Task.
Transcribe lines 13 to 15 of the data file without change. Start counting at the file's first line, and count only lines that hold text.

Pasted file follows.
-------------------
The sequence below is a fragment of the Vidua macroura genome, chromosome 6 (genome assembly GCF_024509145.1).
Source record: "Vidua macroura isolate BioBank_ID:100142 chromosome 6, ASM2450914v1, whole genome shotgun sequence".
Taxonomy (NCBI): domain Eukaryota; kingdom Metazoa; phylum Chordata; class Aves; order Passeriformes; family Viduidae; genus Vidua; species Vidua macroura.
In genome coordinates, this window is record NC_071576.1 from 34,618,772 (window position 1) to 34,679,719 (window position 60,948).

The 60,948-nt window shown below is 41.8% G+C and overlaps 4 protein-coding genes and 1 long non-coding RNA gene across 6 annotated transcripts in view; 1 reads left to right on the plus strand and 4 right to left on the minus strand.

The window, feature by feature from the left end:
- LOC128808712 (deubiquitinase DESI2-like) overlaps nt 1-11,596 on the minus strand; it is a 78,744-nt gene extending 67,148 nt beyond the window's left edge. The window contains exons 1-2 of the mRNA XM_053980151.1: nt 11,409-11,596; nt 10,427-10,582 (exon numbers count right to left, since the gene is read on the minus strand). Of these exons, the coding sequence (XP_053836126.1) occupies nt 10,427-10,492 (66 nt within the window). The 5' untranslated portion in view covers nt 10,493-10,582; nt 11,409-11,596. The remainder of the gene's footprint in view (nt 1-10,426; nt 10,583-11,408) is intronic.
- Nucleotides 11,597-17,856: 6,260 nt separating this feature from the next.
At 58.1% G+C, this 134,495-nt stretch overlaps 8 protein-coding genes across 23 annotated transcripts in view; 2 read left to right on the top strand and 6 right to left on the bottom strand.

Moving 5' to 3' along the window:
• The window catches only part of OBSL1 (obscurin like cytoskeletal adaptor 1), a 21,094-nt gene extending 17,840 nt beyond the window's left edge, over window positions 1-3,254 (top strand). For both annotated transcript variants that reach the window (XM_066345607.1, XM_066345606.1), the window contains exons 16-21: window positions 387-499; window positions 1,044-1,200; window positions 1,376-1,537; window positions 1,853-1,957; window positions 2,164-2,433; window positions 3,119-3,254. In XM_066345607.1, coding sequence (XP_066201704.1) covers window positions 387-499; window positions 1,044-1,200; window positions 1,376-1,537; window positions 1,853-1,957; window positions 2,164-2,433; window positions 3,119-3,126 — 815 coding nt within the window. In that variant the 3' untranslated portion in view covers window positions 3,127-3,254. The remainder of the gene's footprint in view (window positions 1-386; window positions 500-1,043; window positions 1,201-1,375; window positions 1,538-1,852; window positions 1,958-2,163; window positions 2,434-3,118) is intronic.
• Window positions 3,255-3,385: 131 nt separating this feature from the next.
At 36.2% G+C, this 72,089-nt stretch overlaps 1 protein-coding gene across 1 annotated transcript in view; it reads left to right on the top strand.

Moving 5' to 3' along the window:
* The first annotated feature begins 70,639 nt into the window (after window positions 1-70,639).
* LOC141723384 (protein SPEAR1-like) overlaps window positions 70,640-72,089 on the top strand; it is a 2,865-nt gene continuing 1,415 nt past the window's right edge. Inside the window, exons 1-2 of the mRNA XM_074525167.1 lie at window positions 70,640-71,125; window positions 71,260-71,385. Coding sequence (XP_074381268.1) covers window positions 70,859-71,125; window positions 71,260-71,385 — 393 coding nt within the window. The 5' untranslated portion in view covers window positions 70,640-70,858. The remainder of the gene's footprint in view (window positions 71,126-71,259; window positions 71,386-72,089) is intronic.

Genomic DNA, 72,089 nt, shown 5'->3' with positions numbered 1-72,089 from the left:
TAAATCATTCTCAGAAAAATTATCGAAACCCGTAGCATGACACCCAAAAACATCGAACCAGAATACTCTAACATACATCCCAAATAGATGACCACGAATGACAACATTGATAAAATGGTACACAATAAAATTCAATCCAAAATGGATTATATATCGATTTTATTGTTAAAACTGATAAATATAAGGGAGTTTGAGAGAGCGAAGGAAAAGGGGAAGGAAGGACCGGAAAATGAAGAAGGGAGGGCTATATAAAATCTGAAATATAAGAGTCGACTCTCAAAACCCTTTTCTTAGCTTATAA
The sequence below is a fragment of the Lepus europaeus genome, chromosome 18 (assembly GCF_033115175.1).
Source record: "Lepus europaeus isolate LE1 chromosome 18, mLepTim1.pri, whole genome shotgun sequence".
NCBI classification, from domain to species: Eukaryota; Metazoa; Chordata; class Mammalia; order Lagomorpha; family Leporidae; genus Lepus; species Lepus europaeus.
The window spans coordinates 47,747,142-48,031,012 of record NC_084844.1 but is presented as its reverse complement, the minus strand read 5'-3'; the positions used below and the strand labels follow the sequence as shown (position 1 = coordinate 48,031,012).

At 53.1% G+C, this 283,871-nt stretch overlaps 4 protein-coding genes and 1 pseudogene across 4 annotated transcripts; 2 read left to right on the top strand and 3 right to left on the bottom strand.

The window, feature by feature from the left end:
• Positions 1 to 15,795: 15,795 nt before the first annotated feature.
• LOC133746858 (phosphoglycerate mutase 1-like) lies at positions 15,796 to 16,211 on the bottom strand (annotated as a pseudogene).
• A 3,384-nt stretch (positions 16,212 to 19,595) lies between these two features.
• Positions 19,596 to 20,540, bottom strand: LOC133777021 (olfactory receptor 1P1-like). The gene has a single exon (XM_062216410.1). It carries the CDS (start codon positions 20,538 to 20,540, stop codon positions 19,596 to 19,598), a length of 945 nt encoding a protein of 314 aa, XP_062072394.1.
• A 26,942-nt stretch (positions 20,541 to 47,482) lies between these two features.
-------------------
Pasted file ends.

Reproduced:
At 36.2% G+C, this 72,089-nt stretch overlaps 1 protein-coding gene across 1 annotated transcript in view; it reads left to right on the top strand.

Moving 5' to 3' along the window:
* The first annotated feature begins 70,639 nt into the window (after window positions 1-70,639).